United States District Court, W.D. Pennsylvania
Flowers Conti Chief United States District Court.
February 15, 2018, the court issued its judgment in this
capital habeas case filed by Robert Gene Rega
("Rega"). (ECF No. 93). The court denied Rega's
guilt-phase claims and granted him sentencing-phase relief on
his claim that his trial counsel were ineffective for failing
to investigate his prior criminal records to support the
argument that the jury should not find, or give little to no
weight to, the aggravating factor at 42 Pa. Cons. Stat.
§ 9711(d)(9), and his related claim of direct appeal
counsels' ineffectiveness. Pending before the court is
the Commonwealth's motion requesting that the court
reconsider its decision to grant Rega sentencing-phase
relief. (ECF No. 96). Also pending before the court is a
motion for reconsideration filed pro se by Rega.
(ECF No. 98). For the reasons that follow, the court denies
the Commonwealth's motion and directs the Clerk of Court
to strike Rega's pro se motion.
Commonwealth moves for reconsideration under Federal Rules of
Civil Procedure 59(e) and 60(b). "Although motions for
reconsideration under" these two Rules "serve
similar functions, each has a particular purpose."
United States v. Fiorelli, 337 F.3d 282, 288 (3d
Cir. 2003). "[A] timely Rule 59(e) motion suspends the
finality of the judgment by tolling the time for appeal"
in recognition of "the inherent power that [a district
court] has to rectify its own mistakes prior to the entry of
judgment for a brief period of time immediately after
judgment is entered." Blystone v. Horn, 664
F.3d 397, 414 (3d Cir. 2011) (emphasis omitted). The standard
for obtaining relief under Rule 59(e) is difficult for a
party to meet. The United States Court of Appeals for the
Third Circuit explained:
The scope of a motion for reconsideration, we have held, is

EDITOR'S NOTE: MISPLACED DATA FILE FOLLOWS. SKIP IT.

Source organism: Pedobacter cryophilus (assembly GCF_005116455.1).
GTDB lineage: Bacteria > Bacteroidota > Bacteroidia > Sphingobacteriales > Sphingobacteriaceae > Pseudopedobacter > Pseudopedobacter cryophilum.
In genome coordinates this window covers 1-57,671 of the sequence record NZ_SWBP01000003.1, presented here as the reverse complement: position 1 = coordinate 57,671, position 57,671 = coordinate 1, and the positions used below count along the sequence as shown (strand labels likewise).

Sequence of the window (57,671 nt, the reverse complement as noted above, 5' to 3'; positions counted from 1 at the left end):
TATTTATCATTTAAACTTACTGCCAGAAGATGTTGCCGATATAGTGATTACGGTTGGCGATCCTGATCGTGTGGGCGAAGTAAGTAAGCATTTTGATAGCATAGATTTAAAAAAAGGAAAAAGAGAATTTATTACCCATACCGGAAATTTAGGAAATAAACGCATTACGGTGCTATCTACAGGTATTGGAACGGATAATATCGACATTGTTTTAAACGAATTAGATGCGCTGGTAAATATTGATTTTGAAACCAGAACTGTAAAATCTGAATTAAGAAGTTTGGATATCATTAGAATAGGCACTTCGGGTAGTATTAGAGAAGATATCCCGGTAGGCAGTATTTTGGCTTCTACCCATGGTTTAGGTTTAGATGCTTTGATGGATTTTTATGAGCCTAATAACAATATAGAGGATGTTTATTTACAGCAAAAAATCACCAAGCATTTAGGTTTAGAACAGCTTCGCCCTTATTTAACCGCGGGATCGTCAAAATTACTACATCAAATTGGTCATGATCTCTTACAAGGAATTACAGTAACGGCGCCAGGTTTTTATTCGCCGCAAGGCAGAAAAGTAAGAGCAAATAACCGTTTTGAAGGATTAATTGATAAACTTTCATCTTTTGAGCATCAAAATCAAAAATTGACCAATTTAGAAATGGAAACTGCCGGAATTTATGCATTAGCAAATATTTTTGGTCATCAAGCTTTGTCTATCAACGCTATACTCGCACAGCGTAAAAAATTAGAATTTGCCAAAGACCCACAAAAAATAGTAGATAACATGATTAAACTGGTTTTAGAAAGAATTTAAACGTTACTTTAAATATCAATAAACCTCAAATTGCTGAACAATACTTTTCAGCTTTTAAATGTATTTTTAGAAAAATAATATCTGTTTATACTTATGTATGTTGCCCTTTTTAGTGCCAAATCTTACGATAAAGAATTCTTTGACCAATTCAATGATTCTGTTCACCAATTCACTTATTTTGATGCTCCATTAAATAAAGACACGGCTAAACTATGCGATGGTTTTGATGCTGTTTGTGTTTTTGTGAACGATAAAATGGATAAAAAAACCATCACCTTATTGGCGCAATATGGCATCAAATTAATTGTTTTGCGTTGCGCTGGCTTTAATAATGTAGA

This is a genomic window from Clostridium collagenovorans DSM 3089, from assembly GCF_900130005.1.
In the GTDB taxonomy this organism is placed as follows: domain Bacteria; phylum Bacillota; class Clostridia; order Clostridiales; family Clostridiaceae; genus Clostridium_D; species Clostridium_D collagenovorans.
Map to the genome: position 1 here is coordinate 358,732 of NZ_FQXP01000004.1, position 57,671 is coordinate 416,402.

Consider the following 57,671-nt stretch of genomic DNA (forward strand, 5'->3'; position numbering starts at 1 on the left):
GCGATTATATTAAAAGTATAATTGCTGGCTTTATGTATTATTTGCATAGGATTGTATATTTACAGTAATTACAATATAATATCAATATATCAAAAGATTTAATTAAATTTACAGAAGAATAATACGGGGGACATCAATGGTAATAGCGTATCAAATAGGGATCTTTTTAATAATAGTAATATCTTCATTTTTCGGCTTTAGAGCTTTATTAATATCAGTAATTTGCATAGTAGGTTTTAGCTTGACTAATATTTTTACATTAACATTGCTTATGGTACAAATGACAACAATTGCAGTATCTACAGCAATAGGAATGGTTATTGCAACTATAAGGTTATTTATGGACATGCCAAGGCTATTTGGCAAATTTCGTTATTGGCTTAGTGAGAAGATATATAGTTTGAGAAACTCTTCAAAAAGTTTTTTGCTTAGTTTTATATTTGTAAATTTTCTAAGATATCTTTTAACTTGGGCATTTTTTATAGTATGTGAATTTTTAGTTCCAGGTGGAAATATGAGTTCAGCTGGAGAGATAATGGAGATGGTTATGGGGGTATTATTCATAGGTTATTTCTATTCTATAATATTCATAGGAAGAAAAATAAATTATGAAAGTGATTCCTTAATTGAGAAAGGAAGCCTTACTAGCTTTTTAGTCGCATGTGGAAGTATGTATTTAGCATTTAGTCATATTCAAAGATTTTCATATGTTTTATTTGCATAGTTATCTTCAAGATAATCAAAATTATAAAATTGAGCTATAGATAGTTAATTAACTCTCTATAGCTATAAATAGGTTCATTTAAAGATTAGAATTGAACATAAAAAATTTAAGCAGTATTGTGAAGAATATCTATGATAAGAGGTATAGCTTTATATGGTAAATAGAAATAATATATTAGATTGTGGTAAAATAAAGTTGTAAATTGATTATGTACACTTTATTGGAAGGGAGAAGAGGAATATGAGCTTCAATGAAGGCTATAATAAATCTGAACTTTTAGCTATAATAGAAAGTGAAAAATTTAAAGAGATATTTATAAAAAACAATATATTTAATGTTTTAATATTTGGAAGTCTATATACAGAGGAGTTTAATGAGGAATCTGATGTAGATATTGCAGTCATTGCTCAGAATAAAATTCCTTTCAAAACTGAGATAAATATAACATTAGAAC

extremely limited. Such motions are not to be used as an
opportunity to relitigate the case; rather, they may be used
only to correct manifest errors of law or fact or to present
newly discovered evidence. Howard Hess Dental Labs., Inc.
v. Dentsply Int'l Inc., 602 F.3d 237, 251 (3d Cir.
2010). "Accordingly, a judgment may be altered or
amended [only] if the party seeking reconsideration shows at
least one of the following grounds: (1) an intervening change
in the controlling law; (2) the availability of new evidence
that was not available when the court [issued the challenged
decision]; or (3) the need to correct a clear error of law or
fact or to prevent manifest injustice." Id.
(quotation marks omitted)… We have made clear that
"'new evidence, ' for reconsideration purposes,
does not refer to evidence that a party...submits to the
court after an adverse ruling. Rather, new evidence in this
context means evidence that a party could not earlier submit
to the court because that evidence was not previously
available." Id. at 252. Evidence that is not
newly discovered, as so defined, cannot provide the basis for
a successful motion for reconsideration. Harsco Corp. v.
Zlotnicki, 779 F.2d 906, 909 (3d Cir. 1985).
Id. at 415-16 (first bracketed text added by the
court of appeals, emphasis omitted).
Rule 60(b) motion may not be used as a substitute for an
appeal, and…legal error, without more does not warrant
relief under that provision[.]" Fiorelli, 337
F.3d at 288 (internal quotation and citation omitted). As
with Rule 59(e), the standard for obtaining relief under Rule
60(b) is difficult for a party to meet. It allows a party to
seek relief from a final judgment under the following limited
set of circumstances:
(1) mistake, inadvertence, surprise, or excusable neglect;
(2) newly discovered evidence that, with reasonable
diligence, could not have been discovered in time to move for
a new trial under Rule 59(b);
(3) fraud (whether previously called intrinsic or extrinsic),
misrepresentation, or misconduct by an opposing party;
(4) the judgment is void;
(5) the judgment has been satisfied, released or discharged;
it is based on an earlier judgment that has been reversed or
vacated; or applying it prospectively is no longer equitable;
(6) any other reason that justifies relief.
Fed. R. Civ. P. 60. A movant seeking relief under Rule
60(b)(6) must "show extraordinary circumstances
justifying the reopening of a final judgment."
Gonzalez v. Crosby, 545 U.S. 524, 535 (2005)
(internal quotations and citations omitted). "Such